Does God care?

A tragic death recently hit an Ottawa family for the third time in the last five years.  Does God care?

I believe he does.  But death – particularly the death of young people – often turns people against God.

I was talking with my wife and some friends yesterday about the sudden death of a 22-year-old man in hospital over the weekend.  His death followed the death of his mother last year and his father five years ago.  He left behind two teenaged brothers who are orphans.

From all accounts, this is a much-loved family with a wide group of friends.  From a human standpoint, it seems unfair that this fine family should suffer so much.

As we talked, my friends and I agreed that suffering is very hard to explain – perhaps impossible – to those who do not believe in God.  Even believers struggle with it.

But, ultimately, believers can look forward to a time when all will become clear.  They will be with the Lord in heaven when these mysteries will be explained.

In the meantime, we believers can hold on to truths which we find in scripture.

For example, Paul tells us in Romans 8: 28 that everything works to the good of those who believe in God.  That is hard to accept when we are suffering, but sometimes we can see in this life that good does come from our pain.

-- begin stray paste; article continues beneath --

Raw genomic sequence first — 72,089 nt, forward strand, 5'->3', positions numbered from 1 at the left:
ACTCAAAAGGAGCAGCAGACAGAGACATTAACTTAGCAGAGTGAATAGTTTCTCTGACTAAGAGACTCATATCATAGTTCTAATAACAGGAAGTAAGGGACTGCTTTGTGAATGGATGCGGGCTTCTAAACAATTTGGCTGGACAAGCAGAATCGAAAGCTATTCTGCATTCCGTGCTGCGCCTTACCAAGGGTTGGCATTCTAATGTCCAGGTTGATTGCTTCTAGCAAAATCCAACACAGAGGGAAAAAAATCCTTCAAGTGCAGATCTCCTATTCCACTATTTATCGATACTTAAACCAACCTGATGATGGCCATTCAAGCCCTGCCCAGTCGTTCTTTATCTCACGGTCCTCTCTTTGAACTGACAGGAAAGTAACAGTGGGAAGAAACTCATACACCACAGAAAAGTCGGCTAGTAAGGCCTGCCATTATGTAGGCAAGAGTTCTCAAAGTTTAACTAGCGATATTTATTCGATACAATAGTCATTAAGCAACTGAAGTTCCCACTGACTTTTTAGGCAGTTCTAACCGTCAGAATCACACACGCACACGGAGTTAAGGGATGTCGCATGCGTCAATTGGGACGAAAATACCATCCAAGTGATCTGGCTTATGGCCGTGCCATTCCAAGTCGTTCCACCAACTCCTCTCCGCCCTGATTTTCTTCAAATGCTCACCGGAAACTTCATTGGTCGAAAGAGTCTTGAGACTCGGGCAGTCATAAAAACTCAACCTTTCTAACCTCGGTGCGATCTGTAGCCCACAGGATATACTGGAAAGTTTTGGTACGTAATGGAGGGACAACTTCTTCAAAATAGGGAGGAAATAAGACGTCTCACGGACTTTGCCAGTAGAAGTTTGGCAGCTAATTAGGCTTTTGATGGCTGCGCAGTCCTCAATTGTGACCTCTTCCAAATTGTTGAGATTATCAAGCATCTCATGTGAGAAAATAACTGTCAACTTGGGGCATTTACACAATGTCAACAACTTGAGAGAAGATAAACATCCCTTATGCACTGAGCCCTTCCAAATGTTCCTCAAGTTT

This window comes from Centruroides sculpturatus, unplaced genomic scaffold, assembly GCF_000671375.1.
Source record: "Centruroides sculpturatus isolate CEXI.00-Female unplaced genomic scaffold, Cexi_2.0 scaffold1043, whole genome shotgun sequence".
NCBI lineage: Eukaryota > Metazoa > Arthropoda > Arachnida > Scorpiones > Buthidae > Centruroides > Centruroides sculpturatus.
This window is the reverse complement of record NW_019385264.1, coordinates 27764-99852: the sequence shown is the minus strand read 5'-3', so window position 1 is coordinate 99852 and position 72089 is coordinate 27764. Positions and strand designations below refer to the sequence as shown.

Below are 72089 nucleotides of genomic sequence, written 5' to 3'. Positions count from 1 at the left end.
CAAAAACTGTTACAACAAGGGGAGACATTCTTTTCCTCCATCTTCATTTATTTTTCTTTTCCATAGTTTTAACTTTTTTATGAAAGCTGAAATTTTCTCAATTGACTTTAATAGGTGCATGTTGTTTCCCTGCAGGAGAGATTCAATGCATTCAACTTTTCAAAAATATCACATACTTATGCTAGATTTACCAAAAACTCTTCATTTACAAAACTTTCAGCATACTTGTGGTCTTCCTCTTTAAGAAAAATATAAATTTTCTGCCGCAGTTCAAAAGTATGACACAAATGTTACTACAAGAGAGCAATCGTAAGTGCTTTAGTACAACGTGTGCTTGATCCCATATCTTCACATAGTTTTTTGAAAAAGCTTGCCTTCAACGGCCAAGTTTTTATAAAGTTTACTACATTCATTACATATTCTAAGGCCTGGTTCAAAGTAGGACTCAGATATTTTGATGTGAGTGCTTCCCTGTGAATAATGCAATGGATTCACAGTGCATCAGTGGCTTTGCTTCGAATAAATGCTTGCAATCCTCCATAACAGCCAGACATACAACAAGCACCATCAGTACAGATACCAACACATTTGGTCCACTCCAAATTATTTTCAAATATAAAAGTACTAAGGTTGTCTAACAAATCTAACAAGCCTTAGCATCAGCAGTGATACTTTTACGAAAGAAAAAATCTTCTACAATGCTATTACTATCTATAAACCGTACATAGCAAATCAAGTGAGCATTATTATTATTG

Suffering also develops our character if we trust God.  James tells us in James 1 that it leads to perseverance and strength.  We all know of people who are very effective in helping suffering people because they have suffered, too.

Suffering can drive us to God.  As I mentioned in an earlier post, Paul gave thanks to the Lord in all circumstances – even after terrible beatings as he did in the Philippian jail (Acts 16).

But this does not mean much to someone who does not believe in God.  Often, non-believers blame God for suffering.  They say that if there is a god, he could prevent suffering.  They assume, then, that if there is a god, he is uncaring and maybe even vengeful.

That is not the way I see God.  Jesus is God.  And while he was on earth, he healed many who were sick and suffering.

I love the picture of Jesus in Luke 7: 11-17 where he encounters a funeral for the only son of a widow in the town of Nain.  His heart goes out to her – he is filled with compassion for her.  And he raises the dead man to life.

Again, Jesus weeps at the tomb of his friend Lazarus in John 11, moments before raising him to life.  He feels deeply the pain of his friends Mary and Martha whose brother is dead.

That is the heart of God.  He does not enjoy our pain.

That still leaves mystery: Why is that person healed and not me?

We may not be able to answer that right now.  But, as believers, we can hang onto a truth: God knows why – and he is love.

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